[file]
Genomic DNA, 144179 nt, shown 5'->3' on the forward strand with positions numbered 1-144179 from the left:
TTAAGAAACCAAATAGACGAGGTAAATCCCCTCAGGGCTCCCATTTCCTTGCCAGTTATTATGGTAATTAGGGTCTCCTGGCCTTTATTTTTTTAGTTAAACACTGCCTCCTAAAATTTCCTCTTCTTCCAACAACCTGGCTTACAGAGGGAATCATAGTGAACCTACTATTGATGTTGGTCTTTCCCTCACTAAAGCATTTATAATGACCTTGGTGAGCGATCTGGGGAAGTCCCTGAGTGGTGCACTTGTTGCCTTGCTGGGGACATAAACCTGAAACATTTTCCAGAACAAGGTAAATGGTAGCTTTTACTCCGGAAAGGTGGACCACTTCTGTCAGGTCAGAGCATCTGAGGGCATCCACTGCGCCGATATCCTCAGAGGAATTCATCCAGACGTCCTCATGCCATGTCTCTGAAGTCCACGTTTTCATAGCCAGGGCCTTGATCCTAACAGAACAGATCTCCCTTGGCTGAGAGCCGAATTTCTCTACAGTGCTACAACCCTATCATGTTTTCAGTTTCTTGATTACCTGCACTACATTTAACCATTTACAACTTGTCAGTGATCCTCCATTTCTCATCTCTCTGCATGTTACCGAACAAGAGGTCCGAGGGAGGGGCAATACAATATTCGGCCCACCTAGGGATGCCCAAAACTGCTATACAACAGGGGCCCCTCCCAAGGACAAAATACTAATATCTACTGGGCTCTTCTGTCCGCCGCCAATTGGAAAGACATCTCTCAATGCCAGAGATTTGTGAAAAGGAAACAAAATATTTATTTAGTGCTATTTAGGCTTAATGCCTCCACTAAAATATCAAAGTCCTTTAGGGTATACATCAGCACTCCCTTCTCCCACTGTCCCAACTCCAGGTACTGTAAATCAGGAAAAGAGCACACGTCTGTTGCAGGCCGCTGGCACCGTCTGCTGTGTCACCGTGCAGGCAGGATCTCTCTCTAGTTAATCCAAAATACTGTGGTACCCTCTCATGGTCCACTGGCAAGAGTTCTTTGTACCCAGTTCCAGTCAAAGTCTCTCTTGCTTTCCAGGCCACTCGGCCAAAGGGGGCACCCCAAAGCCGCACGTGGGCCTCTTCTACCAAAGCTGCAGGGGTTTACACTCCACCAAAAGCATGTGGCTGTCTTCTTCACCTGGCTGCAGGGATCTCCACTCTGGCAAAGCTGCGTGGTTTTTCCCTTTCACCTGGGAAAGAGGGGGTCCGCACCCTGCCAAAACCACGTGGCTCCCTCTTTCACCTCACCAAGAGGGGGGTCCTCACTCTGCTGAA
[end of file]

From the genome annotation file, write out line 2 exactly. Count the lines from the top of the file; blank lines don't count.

TTAAGAAACCAAATAGACGAGGTAAATCCCCTCAGGGCTCCCATTTCCTTGCCAGTTATTATGGTAATTAGGGTCTCCTGGCCTTTATTTTTTTAGTTAAACACTGCCTCCTAAAATTTCCTCTTCTTCCAACAACCTGGCTTACAGAGGGAATCATAGTGAACCTACTATTGATGTTGGTCTTTCCCTCACTAAAGCATTTATAATGACCTTGGTGAGCGATCTGGGGAAGTCCCTGAGTGGTGCACTTGTTGCCTTGCTGGGGACATAAACCTGAAACATTTTCCAGAACAAGGTAAATGGTAGCTTTTACTCCGGAAAGGTGGACCACTTCTGTCAGGTCAGAGCATCTGAGGGCATCCACTGCGCCGATATCCTCAGAGGAATTCATCCAGACGTCCTCATGCCATGTCTCTGAAGTCCACGTTTTCATAGCCAGGGCCTTGATCCTAACAGAACAGATCTCCCTTGGCTGAGAGCCGAATTTCTCTACAGTGCTACAACCCTATCATGTTTTCAGTTTCTTGATTACCTGCACTACATTTAACCATTTACAACTTGTCAGTGATCCTCCATTTCTCATCTCTCTGCATGTTACCGAACAAGAGGTCCGAGGGAGGGGCAATACAATATTCGGCCCACCTAGGGATGCCCAAAACTGCTATACAACAGGGGCCCCTCCCAAGGACAAAATACTAATATCTACTGGGCTCTTCTGTCCGCCGCCAATTGGAAAGACATCTCTCAATGCCAGAGATTTGTGAAAAGGAAACAAAATATTTATTTAGTGCTATTTAGGCTTAATGCCTCCACTAAAATATCAAAGTCCTTTAGGGTATACATCAGCACTCCCTTCTCCCACTGTCCCAACTCCAGGTACTGTAAATCAGGAAAAGAGCACACGTCTGTTGCAGGCCGCTGGCACCGTCTGCTGTGTCACCGTGCAGGCAGGATCTCTCTCTAGTTAATCCAAAATACTGTGGTACCCTCTCATGGTCCACTGGCAAGAGTTCTTTGTACCCAGTTCCAGTCAAAGTCTCTCTTGCTTTCCAGGCCACTCGGCCAAAGGGGGCACCCCAAAGCCGCACGTGGGCCTCTTCTACCAAAGCTGCAGGGGTTTACACTCCACCAAAAGCATGTGGCTGTCTTCTTCACCTGGCTGCAGGGATCTCCACTCTGGCAAAGCTGCGTGGTTTTTCCCTTTCACCTGGGAAAGAGGGGGTCCGCACCCTGCCAAAACCACGTGGCTCCCTCTTTCACCTCACCAAGAGGGGGGTCCTCACTCTGCTGAA